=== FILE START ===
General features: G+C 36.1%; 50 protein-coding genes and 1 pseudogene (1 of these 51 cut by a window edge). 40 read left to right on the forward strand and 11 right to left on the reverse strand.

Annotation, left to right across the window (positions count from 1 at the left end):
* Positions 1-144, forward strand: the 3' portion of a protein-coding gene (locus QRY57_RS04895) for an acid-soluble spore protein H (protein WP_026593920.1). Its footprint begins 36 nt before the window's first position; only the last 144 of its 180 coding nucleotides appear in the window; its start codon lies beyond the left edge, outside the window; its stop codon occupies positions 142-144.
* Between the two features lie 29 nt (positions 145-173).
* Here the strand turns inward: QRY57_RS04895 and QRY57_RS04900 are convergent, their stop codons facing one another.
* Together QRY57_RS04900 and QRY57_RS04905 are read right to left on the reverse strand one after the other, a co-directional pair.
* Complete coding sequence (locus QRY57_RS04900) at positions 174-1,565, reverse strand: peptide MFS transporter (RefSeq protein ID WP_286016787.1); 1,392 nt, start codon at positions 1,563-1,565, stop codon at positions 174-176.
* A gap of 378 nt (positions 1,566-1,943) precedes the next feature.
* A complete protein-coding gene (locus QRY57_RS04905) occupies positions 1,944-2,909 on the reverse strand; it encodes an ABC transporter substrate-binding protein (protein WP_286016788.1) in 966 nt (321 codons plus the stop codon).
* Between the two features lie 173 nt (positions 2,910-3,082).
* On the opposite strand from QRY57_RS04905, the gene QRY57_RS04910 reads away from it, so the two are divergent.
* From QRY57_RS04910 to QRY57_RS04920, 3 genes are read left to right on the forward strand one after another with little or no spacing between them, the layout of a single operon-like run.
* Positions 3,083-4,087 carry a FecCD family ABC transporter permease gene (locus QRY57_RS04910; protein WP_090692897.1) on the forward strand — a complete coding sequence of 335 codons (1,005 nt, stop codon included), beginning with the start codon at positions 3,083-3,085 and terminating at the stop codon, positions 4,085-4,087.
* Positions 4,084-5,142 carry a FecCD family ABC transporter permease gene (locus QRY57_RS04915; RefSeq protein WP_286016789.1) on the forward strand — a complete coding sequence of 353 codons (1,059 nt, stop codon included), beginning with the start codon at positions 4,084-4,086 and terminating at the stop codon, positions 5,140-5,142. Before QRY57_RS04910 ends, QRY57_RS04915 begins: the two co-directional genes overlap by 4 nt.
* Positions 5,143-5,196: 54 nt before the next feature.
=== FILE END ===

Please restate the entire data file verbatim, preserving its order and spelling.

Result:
General features: G+C 36.1%; 50 protein-coding genes and 1 pseudogene (1 of these 51 cut by a window edge). 40 read left to right on the forward strand and 11 right to left on the reverse strand.

Annotation, left to right across the window (positions count from 1 at the left end):
* Positions 1-144, forward strand: the 3' portion of a protein-coding gene (locus QRY57_RS04895) for an acid-soluble spore protein H (protein WP_026593920.1). Its footprint begins 36 nt before the window's first position; only the last 144 of its 180 coding nucleotides appear in the window; its start codon lies beyond the left edge, outside the window; its stop codon occupies positions 142-144.
* Between the two features lie 29 nt (positions 145-173).
* Here the strand turns inward: QRY57_RS04895 and QRY57_RS04900 are convergent, their stop codons facing one another.
* Together QRY57_RS04900 and QRY57_RS04905 are read right to left on the reverse strand one after the other, a co-directional pair.
* Complete coding sequence (locus QRY57_RS04900) at positions 174-1,565, reverse strand: peptide MFS transporter (RefSeq protein ID WP_286016787.1); 1,392 nt, start codon at positions 1,563-1,565, stop codon at positions 174-176.
* A gap of 378 nt (positions 1,566-1,943) precedes the next feature.
* A complete protein-coding gene (locus QRY57_RS04905) occupies positions 1,944-2,909 on the reverse strand; it encodes an ABC transporter substrate-binding protein (protein WP_286016788.1) in 966 nt (321 codons plus the stop codon).
* Between the two features lie 173 nt (positions 2,910-3,082).
* On the opposite strand from QRY57_RS04905, the gene QRY57_RS04910 reads away from it, so the two are divergent.
* From QRY57_RS04910 to QRY57_RS04920, 3 genes are read left to right on the forward strand one after another with little or no spacing between them, the layout of a single operon-like run.
* Positions 3,083-4,087 carry a FecCD family ABC transporter permease gene (locus QRY57_RS04910; protein WP_090692897.1) on the forward strand — a complete coding sequence of 335 codons (1,005 nt, stop codon included), beginning with the start codon at positions 3,083-3,085 and terminating at the stop codon, positions 4,085-4,087.
* Positions 4,084-5,142 carry a FecCD family ABC transporter permease gene (locus QRY57_RS04915; RefSeq protein WP_286016789.1) on the forward strand — a complete coding sequence of 353 codons (1,059 nt, stop codon included), beginning with the start codon at positions 4,084-4,086 and terminating at the stop codon, positions 5,140-5,142. Before QRY57_RS04910 ends, QRY57_RS04915 begins: the two co-directional genes overlap by 4 nt.
* Positions 5,143-5,196: 54 nt before the next feature.